My prior two posts suggest that BigLaw may be going the direction of Detroit: slow motion train wreck explained as perpetual re-structuring. Consider that a few large firms have already had 2 or 3 rounds of lay-offs. If BigLaw re-thinks its business, what might it look like? Try a cylinder replacing a pyramid.
Large law firms in the UK, US, Canada, and Australia are “pyramids.” A few equity partners sit at the top, supported by non-equity partners, counsel, associates, and a huge staff. Over the last decade, many large firms have increased their leverage – the number of fee-earners and staff who support the top. The economics of firms has depended on maintaining this pyramid with its high leverage.
What if the legal market transforms and the pyramid no longer works? What if the new shape of law firms is a cylinder instead? In a cylinder, equity partners remain at the top but the number of fee-earners and staff supporting them is much less.
Two recent UK articles suggest a possible move to cylinders. Focus, Law firm management: A year of living dangerously by Matt Byrne in The Lawyer (30 March 2009) is an excellent, in-depth analysis of the future of large law firms. “The current financial crisis has been widely characterised as the most severe downturn since the Great Depression… Is it a cyclical downturn or does it represent a paradigm shift?… ” The article presents the varying views of managing partners of large US and UK firms on this question.
The Lawyer article reaches no definite conclusion. In contrast, Redundancy in the City: painful lessons for the big beasts in Times Online (2 April 2009) interviews Linklaters managing partner Simon Davies and suggests we may see a paradigm shift:
“Simon Davies, the managing partner of Linklaters, spoke exclusively to The Times… Davies sees a very different model emerging for the future… ‘Partners are spending much more time executing transactions or giving advice and, in each case, working with smaller number of lawyers to ensure that quality is maintained.’ … In this context it is inevitable that the firm should prioritise the very high-value work that needs the most experienced and creative skills while starting to slew off the lower value work that could be undertaken by more junior staff… ‘We are now moving to the right size for the new realities in the legal marketplace.’ “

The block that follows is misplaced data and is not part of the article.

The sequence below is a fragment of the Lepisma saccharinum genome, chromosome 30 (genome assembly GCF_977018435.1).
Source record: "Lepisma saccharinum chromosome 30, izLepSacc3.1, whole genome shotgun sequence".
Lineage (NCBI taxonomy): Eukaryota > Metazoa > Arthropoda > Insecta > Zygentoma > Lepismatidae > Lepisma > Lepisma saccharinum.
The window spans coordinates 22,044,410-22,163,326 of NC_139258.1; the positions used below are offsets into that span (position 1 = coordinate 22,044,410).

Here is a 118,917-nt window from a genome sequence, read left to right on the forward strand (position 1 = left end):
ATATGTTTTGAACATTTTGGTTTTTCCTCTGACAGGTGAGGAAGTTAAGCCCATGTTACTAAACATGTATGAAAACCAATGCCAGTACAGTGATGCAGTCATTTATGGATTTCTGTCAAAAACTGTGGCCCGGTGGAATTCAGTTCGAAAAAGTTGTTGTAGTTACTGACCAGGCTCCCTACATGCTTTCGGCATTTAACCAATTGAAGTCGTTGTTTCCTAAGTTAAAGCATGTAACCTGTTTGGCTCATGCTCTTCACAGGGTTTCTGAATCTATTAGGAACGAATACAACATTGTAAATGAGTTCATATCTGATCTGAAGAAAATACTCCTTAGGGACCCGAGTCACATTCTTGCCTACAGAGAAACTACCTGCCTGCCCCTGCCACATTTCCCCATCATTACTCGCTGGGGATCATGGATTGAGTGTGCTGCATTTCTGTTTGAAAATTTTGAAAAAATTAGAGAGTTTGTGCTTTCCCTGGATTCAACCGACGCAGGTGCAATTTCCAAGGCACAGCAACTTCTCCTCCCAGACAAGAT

It’s not clear what the “right size” is. Suppose, however, large law firms must adopt more cylindrical structures to succeed. This would require major changes in how they operate. The huge and costly infrastructure supporting partners and other lawyers would need to shrink. For individual lawyers and staff, that surely would mean more pain than we have already seen. For institutions, it would require a careful reconsideration of how they support high-end fee earners.
In such a transition, the question would be how much support partners need and how best to provide it. We’re not unbiased of course, but we think that outsourcing is a natural answer for this potential new regime. Large firms can do away with much of the expensive and hard-to-manage middle office services required to support armies of lawyers. Instead, they can outsource support on a more flexible basis. Even some of the support junior lawyers currently provide can likely be outsourced to legal support staff onshore or off.
One way to think about the potential de-leveraging is a big squeeze: the traditional BigLaw pyramid must squish down to a cylinder. No longer will there be armies to support a few generals. In a cylinder, the size of support layers differ little from top to bottom. If slabs of the pyramid must become smaller disks of a cylinder, firms need to consider whether the economics of operating all those layers on their own will still make sense. As functions shrink in scale, the economics change – usually for the worse. So moving services such as document product, finance and accounting, and business research to an outsourced, shared services model may become much more attractive in this new world.
[I originally posted this as How Law Firms Can Survive Transforming from a Pyramid to a Cylinder at the Integreon blog.]
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